I used to put stuff on as I developed it. I used to just do sets and tape them and then throw it on. ... And then I stopped doing that (laughs) because once my focus became doing these hours, I don't put undeveloped bad versions of that material out until I've put it out as a special in its best form. And then I don't care who chops it up and puts it out. The new special I have, there's like ten different people who have posted it on YouTube in different pieces. That's fine, that's great, I don't care. And sometimes people, when I was developing that set, they'd come to one of my shows with a camera phone, videotape it, and put it on YouTube. When that's happened, I've written the person and said... I don't tell them they have to take it down; I believe in sharing on the internet. But I just tell them, "I personally rather you wait until after it's come out in the special." And a hundred percent of the time they've taken it down.

GM: I know a lot of artists are more controlling about what goes up.
LCK: I dunno. I mean, I make my money on ticket sales. I'm not a person that makes money on royalties. If I did, I might feel differently. I don't know. The last album that Radiohead put out, they put the whole album on the internet for free. A free download for a finite amount of time. And then they took it down and put it on sale and it fucking killed, made a shitload of money. It's like radio. The internet is the radio. People don't know their history. It's ridiculous. This goes all the way back to rag music. You know why they call it a rag?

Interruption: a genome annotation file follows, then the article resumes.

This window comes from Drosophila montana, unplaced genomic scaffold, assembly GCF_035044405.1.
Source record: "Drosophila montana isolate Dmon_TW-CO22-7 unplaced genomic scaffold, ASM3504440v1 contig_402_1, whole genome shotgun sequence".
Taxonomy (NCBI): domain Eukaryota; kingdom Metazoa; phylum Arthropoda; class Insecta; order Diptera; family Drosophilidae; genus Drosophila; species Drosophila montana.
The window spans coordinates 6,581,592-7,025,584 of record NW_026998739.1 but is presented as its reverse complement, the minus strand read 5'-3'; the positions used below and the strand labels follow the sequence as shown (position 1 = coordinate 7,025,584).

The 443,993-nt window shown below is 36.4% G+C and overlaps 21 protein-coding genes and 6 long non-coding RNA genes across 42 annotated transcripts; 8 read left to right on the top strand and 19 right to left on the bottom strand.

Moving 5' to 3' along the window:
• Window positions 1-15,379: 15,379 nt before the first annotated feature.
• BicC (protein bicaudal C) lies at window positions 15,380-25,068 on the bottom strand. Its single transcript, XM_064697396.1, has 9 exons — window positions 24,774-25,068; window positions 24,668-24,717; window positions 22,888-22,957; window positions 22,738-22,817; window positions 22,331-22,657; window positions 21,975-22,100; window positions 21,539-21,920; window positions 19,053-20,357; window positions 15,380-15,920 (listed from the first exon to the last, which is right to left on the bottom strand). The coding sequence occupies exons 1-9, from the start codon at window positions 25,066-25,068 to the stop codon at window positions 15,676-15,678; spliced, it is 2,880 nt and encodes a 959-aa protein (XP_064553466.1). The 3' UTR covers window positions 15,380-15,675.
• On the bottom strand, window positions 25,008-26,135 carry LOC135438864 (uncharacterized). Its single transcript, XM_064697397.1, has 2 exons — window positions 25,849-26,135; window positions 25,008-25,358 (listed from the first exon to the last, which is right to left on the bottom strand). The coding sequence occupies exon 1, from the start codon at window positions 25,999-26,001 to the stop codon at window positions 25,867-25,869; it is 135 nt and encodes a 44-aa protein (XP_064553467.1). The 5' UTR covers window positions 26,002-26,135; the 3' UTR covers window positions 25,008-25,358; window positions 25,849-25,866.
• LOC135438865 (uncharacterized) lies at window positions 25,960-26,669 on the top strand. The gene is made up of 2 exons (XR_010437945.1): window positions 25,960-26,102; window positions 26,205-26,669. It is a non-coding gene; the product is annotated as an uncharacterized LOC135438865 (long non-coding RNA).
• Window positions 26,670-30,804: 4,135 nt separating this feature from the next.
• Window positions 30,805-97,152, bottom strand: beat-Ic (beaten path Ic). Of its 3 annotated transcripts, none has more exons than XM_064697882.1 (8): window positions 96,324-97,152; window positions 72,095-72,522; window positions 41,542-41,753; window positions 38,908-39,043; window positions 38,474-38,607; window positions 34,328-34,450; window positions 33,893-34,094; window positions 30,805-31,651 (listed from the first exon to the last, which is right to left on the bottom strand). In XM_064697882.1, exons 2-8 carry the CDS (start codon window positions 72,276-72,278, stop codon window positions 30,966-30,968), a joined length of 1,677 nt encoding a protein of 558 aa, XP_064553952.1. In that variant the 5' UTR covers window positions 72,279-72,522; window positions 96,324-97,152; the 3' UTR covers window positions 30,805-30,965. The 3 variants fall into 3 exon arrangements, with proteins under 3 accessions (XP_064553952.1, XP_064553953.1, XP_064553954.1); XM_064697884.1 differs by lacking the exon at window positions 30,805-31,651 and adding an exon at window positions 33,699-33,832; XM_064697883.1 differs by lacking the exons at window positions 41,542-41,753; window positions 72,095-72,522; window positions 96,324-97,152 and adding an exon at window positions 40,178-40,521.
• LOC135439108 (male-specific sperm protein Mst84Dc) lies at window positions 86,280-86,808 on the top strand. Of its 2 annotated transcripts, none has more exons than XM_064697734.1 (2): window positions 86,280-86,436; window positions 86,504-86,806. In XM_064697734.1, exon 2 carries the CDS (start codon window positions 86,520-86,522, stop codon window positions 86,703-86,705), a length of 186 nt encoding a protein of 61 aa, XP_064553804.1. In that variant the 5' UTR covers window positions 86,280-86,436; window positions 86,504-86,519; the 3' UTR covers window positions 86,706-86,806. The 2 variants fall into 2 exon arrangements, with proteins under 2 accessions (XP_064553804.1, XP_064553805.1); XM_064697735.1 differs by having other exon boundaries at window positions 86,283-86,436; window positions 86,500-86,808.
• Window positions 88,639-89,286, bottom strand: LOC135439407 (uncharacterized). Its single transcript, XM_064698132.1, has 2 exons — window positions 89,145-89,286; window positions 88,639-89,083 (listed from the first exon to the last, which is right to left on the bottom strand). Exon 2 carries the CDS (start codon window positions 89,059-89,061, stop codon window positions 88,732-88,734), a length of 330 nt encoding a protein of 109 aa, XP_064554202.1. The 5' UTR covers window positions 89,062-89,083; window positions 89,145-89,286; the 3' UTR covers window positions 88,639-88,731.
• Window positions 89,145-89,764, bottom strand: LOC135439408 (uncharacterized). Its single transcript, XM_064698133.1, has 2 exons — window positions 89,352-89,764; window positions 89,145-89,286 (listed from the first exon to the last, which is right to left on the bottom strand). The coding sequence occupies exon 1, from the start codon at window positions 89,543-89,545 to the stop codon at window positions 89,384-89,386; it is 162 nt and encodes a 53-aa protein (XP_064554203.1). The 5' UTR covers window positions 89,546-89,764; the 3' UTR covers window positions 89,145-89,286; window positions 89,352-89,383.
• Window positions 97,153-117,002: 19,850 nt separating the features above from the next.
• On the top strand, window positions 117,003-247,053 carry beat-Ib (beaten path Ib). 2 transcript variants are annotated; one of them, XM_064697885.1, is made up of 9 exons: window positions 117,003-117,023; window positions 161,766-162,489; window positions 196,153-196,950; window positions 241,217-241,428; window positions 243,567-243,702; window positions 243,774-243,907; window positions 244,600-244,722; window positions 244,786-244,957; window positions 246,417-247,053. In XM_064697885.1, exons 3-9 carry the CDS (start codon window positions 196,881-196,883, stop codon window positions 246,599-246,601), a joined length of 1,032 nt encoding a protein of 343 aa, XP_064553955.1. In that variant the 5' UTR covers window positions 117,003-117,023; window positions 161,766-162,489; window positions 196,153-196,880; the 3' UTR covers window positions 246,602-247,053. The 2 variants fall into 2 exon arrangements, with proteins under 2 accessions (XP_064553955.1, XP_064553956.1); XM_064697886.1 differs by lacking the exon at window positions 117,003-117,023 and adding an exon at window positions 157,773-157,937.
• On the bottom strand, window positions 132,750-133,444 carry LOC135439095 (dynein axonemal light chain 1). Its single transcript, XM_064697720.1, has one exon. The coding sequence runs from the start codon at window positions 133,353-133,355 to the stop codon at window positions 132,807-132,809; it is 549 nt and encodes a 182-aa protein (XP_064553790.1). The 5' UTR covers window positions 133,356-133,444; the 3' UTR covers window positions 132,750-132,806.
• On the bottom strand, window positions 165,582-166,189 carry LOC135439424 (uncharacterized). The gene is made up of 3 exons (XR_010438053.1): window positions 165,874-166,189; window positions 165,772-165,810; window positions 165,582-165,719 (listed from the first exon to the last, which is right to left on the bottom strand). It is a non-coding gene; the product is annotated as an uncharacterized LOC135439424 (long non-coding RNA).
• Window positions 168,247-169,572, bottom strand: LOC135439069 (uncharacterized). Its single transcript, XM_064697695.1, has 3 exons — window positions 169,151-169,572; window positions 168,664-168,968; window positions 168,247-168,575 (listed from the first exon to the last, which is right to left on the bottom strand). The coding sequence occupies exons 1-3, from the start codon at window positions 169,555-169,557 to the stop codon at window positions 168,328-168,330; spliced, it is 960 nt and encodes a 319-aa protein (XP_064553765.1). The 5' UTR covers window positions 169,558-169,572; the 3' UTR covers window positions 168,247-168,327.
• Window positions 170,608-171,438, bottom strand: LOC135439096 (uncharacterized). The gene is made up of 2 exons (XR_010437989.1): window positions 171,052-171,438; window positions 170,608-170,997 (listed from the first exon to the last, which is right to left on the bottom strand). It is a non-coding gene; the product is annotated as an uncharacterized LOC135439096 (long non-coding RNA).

GM: No, I don't.
LCK: It refers to the sheet of music it's written on. It used to be, the only way you could ever hear music was to go see somebody play it. Around the late 1800s, if you wanted to hear a Scott Joplin song, or whoever the fuck, you had to go watch him play. And before there were records or anything, there were rags, which were the sheet music and lyrics of a song. And some musicians got the idea to publish their songs as a thing you could go buy at a dimestore and take it home and play it on your home piano. A lot of musicians said, "What are you, crazy? Because who's going to come watch you play it if they know how to play it themselves?" But obviously it made songs a huge hit and the person who wrote the rag would play it live and packed every theatre. And when they came out with the phonograph, everybody was like, "Shit! Of course, if they hear it at home on their radio, they'll never come out." Of course record sales promote live... And vice versa. Hey, guess what? You're getting paid for the record and the people made a shitload of money on those rags, too. I mean, it's just stupid. And the radio is free. Nobody gets paid at all for radio.